Say on Pay Votes and CEO Compensation

Posted by Fabrizio Ferri, Columbia University, on Monday February 20, 2012 at 10:15 am
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Editor’s Note: Fabrizio Ferri is an Assistant Professor of Accounting at Columbia University. Work from the Program on Corporate Governance about executive compensation includes the book Pay without Performance and the article Paying for Long-Term Performance, both by Bebchuk and Fried.

As we begin to analyze the first proxy season under “say on pay” in the US, it may be useful to review the evidence from the UK experience with say on pay. In the study, Say on Pay Votes and CEO Compensation: Evidence from the UK, co-authored with David Maber of University of Southern California and forthcoming in the Review of Finance, we examine the impact of “say on pay” in the UK, the first country to adopt a mandatory, non-binding annual shareholder vote on executive pay.

We perform three sets of analyses. First, we examine the market reaction to the (largely unanticipated) announcement of say on pay regulation and find positive abnormal returns for firms with weak penalties for poor performance, e.g. firms with excess CEO pay combined with poor performance and firms with generous severance contracts, which can weaken penalties in the event of poor future performance.

Second, we compare changes to compensation contracts made by high dissent firms (i.e., firms that experienced more than 20% voting dissent) before and after the first say on pay vote, with changes made by a matched sample of low dissent firms (i.e., firms that experienced less than 5% voting dissent but with otherwise similar characteristics). Our analyses indicate that, after the vote, high dissent firms were more likely to remove provisions viewed as “rewards for failure” (e.g., generous severance contracts, provisions allowing the retesting of performance conditions), often in response to institutional investors’ explicit requests, and reaped the benefits in terms of lower or no dissent at the following year’s annual meeting. Low dissent firms were more likely to remove such provisions before the vote, presumably in a (successful) effort to avoid voting dissent. These different patterns of behavior around the vote for high and low dissent firms suggest that the observed changes were the direct result of say on pay.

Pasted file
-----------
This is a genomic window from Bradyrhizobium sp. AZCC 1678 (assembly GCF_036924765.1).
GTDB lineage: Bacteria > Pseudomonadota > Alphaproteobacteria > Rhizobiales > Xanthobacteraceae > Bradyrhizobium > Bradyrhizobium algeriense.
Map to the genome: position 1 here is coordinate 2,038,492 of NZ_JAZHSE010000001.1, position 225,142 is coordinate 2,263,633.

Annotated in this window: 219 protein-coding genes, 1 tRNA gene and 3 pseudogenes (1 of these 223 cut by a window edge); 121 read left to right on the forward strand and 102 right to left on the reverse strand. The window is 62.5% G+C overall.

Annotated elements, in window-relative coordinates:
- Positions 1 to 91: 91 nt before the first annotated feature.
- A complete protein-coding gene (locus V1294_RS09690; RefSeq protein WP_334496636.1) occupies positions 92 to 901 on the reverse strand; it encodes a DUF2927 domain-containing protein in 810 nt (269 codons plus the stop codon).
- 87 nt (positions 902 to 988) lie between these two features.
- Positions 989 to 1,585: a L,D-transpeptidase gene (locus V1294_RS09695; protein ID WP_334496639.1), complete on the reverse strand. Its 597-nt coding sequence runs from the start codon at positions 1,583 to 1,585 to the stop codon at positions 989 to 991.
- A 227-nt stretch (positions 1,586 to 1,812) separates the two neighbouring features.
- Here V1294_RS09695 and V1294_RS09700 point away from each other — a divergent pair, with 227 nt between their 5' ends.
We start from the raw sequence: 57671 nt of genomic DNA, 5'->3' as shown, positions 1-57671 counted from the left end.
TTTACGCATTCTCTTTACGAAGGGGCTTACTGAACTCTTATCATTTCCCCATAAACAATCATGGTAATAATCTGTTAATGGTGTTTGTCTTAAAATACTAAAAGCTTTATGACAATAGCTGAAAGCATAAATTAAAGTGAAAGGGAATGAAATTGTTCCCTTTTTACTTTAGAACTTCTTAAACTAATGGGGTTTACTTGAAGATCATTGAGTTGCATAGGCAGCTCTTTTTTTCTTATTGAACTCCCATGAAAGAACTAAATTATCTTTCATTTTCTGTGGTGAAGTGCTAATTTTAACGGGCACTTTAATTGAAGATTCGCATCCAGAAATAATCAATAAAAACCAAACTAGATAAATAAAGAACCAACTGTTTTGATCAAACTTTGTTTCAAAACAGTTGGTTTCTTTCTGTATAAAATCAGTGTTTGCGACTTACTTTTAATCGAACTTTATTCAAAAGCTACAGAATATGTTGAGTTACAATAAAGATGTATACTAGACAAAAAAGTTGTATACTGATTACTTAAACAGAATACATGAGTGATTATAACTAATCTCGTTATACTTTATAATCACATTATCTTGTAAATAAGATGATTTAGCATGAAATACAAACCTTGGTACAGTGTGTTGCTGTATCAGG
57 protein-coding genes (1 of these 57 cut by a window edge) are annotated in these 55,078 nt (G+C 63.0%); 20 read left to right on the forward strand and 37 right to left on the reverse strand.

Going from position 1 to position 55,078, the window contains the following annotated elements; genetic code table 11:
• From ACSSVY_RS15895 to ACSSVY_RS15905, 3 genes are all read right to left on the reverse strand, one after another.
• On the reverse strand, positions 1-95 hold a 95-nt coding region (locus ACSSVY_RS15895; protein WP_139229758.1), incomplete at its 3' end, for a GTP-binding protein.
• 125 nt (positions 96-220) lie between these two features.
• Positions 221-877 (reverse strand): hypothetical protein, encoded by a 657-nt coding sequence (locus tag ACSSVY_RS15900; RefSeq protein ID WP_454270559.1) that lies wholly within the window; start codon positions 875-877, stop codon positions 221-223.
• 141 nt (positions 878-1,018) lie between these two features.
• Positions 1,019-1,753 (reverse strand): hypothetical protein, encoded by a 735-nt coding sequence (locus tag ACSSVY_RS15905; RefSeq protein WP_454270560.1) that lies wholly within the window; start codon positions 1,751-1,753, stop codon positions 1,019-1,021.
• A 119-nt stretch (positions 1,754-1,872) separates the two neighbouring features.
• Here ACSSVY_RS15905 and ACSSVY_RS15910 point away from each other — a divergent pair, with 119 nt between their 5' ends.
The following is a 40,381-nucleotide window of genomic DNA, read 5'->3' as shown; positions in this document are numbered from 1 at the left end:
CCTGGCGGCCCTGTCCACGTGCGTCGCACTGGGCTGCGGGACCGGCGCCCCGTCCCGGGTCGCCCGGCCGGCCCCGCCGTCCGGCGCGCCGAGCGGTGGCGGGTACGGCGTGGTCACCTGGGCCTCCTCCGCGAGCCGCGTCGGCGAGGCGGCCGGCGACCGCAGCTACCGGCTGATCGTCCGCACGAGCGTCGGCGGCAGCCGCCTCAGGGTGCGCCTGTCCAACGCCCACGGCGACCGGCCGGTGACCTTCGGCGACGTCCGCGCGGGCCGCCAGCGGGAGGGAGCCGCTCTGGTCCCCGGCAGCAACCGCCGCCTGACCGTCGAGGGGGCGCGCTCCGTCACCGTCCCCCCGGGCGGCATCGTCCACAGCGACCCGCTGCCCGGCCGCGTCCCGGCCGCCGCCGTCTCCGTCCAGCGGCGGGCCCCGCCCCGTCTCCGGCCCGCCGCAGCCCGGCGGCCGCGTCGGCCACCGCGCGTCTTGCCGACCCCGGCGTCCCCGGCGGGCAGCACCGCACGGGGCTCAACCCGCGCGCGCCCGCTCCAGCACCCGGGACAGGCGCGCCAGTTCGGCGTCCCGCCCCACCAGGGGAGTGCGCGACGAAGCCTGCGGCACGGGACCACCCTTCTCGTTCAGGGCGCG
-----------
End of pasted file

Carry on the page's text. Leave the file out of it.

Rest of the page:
Our third and final set of tests employs regression analysis to evaluate the sensitivity of CEO pay to realized performance and other economic determinants before and after say on pay regulation. Using a large sample of UK firms, we find a significant increase in the sensitivity of CEO pay to poor performance (particularly in high dissent firms and firms characterized as having excess CEO pay before the adoption of say on pay), while the relationship between pay and other economic determinants remains unchanged. It thus appears that say on pay has a moderating effect on the level of CEO compensation only conditional upon poor performance. We do not find a similar effect in a control sample of UK firms not subject to say on pay, UK firms traded on the Alternative Investment Market. Taken together with our evidence of explicit changes to compensation practices, these additional tests support a causal interpretation of our findings.

Overall, our study suggests that UK investors perceived say on pay to be a value enhancing monitoring mechanism, and were successful in using say on pay votes to pressure firms to remove controversial pay practices and increase the sensitivity of pay to poor performance. Based on these findings, we expect that say on pay in the US will be similarly used to strengthen the link between pay and performance at few firms with controversial pay practices rather than to opine on pay levels across the board. Investors will try to impose certain rules of the game (e.g. use of performance conditions in equity grants) and single out questionable provisions (tax gross-ups) rather than micromanage compensation packages. Fears that say on pay will lead to massive chaos at annual meetings and that special interest groups will hijack shareholder votes will not materialize. Early evidence from the 2011 proxy season is consistent with these predictions. Perhaps the most interesting question is whether say on pay votes will lead to a level of communication between board and institutional investors similar to the one in the UK. The net effect of say on pay in the US may very well depend on this.

The full paper is available for download here.

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